A federal grand jury in Shreveport, Louisiana, indicted a Houston megachurch pastor and spiritual adviser to former President George W. Bush and a financial adviser on 13 counts of wire fraud, money laundering, and conspiracy. The men were also sued by the Securities and Exchange Commission, which alleged they violated financial laws.
Prosecutors alleged that the Rev. Kirbyjon H. Caldwell leveraged his power as the leader of the 16,000-member Windsor Village United Methodist Church to swindle investors, some of whom sacrificed their life savings for the promise of tens of millions of dollars. The pastor allegedly manufactured the scheme with Gregory Alan Smith, who runs a financial management firm in Shreveport.
While promising up to 15-fold returns on investments, the accused men received more than $1 million for useless bonds issued by the Republic of China, which was deposed in 1949.
“These bonds were issued by the former Republic of China prior to losing power to the communist government in 1949,” U.S. Attorney Alexander C. Van Hook said. “They are not recognized by China’s current government and have no investment value.”
Caldwell and Smith used the money for personal expenses.
I absolutely believe these allegations are false! I’ve been at windsor my entire life and have been around pastor and his family for my entire life. These statements do not represent the character of man i know to be Kirbyjon Caldwell— Mason (@Hah_youwish_) March 30, 2018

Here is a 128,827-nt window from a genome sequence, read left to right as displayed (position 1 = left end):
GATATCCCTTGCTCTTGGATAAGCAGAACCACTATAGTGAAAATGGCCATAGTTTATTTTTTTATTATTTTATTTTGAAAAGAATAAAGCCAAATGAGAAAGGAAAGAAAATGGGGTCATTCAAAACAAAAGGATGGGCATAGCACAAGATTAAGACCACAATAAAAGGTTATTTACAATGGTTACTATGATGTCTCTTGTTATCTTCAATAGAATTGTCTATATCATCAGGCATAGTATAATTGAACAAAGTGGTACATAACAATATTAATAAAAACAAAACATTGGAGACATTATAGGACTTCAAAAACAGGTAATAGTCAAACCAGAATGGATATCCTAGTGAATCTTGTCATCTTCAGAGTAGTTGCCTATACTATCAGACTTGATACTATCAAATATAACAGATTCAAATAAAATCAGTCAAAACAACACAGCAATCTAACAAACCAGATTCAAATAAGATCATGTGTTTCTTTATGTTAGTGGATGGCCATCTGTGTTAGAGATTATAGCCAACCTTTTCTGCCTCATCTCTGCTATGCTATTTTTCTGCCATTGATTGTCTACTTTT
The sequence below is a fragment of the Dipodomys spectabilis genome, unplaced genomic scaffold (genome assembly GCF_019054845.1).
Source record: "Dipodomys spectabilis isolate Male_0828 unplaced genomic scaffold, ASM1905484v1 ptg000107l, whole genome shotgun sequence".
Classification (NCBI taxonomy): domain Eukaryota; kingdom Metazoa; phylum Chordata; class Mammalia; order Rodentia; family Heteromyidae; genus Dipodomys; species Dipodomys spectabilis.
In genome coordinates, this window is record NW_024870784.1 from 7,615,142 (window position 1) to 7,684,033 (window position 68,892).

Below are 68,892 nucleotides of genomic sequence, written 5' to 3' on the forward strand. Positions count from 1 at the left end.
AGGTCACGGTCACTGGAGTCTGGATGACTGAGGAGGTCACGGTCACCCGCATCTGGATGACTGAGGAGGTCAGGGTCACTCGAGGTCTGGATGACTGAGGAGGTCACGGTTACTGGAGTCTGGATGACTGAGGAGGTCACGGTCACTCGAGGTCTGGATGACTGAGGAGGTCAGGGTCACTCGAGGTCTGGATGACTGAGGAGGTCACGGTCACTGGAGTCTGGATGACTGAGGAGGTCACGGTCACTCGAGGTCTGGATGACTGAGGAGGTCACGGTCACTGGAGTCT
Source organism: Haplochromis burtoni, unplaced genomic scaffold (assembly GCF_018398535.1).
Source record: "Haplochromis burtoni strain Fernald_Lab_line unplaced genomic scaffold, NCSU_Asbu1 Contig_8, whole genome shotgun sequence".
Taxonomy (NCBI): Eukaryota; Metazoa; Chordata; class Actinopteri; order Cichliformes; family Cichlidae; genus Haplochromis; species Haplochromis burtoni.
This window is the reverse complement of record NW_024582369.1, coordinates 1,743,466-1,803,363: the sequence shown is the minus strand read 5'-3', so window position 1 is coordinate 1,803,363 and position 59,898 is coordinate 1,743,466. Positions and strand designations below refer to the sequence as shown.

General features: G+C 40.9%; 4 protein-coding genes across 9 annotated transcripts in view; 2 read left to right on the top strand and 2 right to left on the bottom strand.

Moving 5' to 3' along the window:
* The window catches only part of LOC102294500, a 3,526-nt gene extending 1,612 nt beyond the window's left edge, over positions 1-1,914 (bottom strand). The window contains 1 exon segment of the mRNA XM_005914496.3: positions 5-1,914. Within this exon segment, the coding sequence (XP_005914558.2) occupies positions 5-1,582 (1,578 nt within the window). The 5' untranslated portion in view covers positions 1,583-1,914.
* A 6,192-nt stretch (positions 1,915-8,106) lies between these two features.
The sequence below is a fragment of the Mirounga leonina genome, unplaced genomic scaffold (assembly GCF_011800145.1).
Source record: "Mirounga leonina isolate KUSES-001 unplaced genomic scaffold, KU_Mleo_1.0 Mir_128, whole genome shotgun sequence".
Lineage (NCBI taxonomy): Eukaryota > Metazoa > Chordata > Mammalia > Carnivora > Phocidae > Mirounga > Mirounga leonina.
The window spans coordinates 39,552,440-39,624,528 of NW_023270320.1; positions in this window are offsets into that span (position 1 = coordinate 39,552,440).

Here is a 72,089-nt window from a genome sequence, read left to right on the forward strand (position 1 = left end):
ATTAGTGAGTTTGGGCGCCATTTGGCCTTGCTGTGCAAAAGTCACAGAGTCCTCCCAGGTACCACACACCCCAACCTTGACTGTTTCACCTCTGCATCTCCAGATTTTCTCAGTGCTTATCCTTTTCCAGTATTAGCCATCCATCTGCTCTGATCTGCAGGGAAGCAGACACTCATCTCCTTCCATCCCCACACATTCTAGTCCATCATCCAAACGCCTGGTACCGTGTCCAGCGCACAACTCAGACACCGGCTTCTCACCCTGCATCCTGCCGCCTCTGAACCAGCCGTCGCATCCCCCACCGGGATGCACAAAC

Some people on social media expressed disbelief at the charges, reflecting the personal devotion that Caldwell has inspired since expanding the church's following from just 25 people in 1982 to its size today. In 1999, when discussing the growth of his megachurch, he told Dallas Morning News, “This is not a get-rich-quick scheme. It’s about being faithful to God and receiving what God has for you.”
The irony of this quote is evident considering the charges, which carry a possible sentence of 30 years. Caldwell and Smith allegedly preyed on elderly and vulnerable investors to conduct their scheme of personal fulfillment. While harnessing devotion and respect gained for supposedly promoting religious ideals, Caldwell reportedly conducted a malicious campaign of greed. The charges highlight the potential for social authority figures to abuse their power by utilizing public respect for personal benefit.
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